Seven out of the ordinary places to visit in Paris

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THE true face of Paris is in its unknown sights, such as A Cat House on the Trocadero, The Opera Bastille – a meeting place for informal groups, Le Marais, Mare Quarter and others.

Everyone knows the obvious things to see and do in Paris – visit the Eiffel Tower, the Louvre, the Arc de Triomphe, Champs Elysees and much has been written about these sights.

So Booked.net’s Svetlana Malukha explores seven points of interest in Paris that are not usually included in tourist itineraries.


1. The steps near The Opera Bastille

Known as Parisian meeting place for alternative groups of people such as metal-heads, punks and emos, they gather on this huge staircase in front of the Opera de Paris at Bastille and admire the Place de la Bastille, the square housed the Bastille prison at the center of the French Revolution in 1789.

The square is dominated by its huge 52 meter column – the Colonne de Juillet or July Column – that commemorates the later revolution of 1830.

The Opera Bastille was erected in 1984 on the site of a former railway station and is situated at the edge of the Place de la Bastille itself.

Maybe the site’s history is a magnet, drawing these youth sub-cultures of metal-heads, punks and emos, like so many French revolutionaries before them.

2. Parc André Citroën

The nearest Metro station is Balyar (Balard).

This beautiful park is located near the Citroen factory.

The park consists of three lush gardens and mini waterfalls, making it an ideal place for a walk.

All year round ducks can be seen splashing in the water.

Moreover, there is a huge gas balloon, which can give you a bird’s eye view of Paris.

3. Bercy

It is worth visiting the unusual Palace of Sports when in Paris.

The palace is also known as Palais Omnisports de Paris-Bercy, often abbreviated as POPB or Bercy, it is a stunning pyramidal piece of architecture clad in lawns.

The waterfall tracks the surrounding Bercy Park and the stunning design of its bridges over the Seine, leading to skyscrapers, which remind people of New York’s distinctive skyline make this a memorable slice of Paris.

The nearest metro is Metro Bercy.

4. Open-air Shakespeare in Boulogne Wood

Bois de Boulogne (Boulogne Wood) plays host to outdoor theatre penned by no other than the Bard himself William Shakespeare as well as a diverse range of other performances.

The Jardin Shakespeare shows begin in May and run through late September or into early October.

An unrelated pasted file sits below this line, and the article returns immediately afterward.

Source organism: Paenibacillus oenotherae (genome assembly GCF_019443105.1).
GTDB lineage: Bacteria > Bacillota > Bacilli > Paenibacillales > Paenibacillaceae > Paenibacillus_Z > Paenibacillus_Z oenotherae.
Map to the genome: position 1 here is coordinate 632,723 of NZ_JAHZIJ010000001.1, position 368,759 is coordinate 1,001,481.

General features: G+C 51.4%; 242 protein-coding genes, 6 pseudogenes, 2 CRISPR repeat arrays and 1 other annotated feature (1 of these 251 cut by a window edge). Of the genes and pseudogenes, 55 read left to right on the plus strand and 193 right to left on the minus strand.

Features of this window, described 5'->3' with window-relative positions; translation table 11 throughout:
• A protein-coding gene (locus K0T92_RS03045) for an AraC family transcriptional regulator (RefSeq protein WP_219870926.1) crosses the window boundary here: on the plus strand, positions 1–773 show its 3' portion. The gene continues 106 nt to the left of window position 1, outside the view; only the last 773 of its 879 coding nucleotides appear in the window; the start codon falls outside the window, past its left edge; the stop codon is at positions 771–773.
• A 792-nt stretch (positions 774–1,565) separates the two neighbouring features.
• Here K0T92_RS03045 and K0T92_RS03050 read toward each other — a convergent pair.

Often the performances are in English.

The garden is often compared to something from Alice in Wonderland, a fairy tale come true.

5. The City of Science and Industry – Cité des Sciences et de l’Industrie

The largest science museum in Europe, this huge museum comprises five levels, including a media center, a planetarium, exhibition halls, an IMAX theatre and, in great news, for those traveling with children – facilities for kids and teens.

For adults the museum also has a bar. The nearest metro station to the City of Science and Industry is Porte de la Villette.

The museum opens Tuesday to Saturday from 10am to 6pm, Sunday – from 10am to 7pm, on Monday it is closed. Tickets costs between EURO 20-30.

6. Marché Edgar Quinet – a street market in Montparnasse

You can find this great street market every Wednesday and Saturday selling everything from fresh produce to baked goods and hot food, as well as clothing, contemporary art and plenty of antique items (including of the twentieth century) – such as paintings, books, furniture, souvenirs and posters.

It’s easy to find if you go from the historic Cimetière du Montparnasse (Montparnasse Cemetery) towards The Tour Montparnasse, the tallest building in Paris.

Even if you do not intend to buy anything, it is a fascinating excursion just to check out the vast array of items on offer.

7. Royal Street

Or in French – Rue Royale – is a short street connecting place de la Madeleine Rue Royal with the place de la Concorde. What makes this street unique is it is crammed full of luxurious brands such as the head office of L’Oreal, Royal Village boutiques, Chanel and Dior.

Not far from the Madeleine Church you will find the best chocolate shop in Paris. It is a little shop called Fauchon, where you can look at the art of making chocolate, see unusual design of it and admire true masterpieces of confectionary art.

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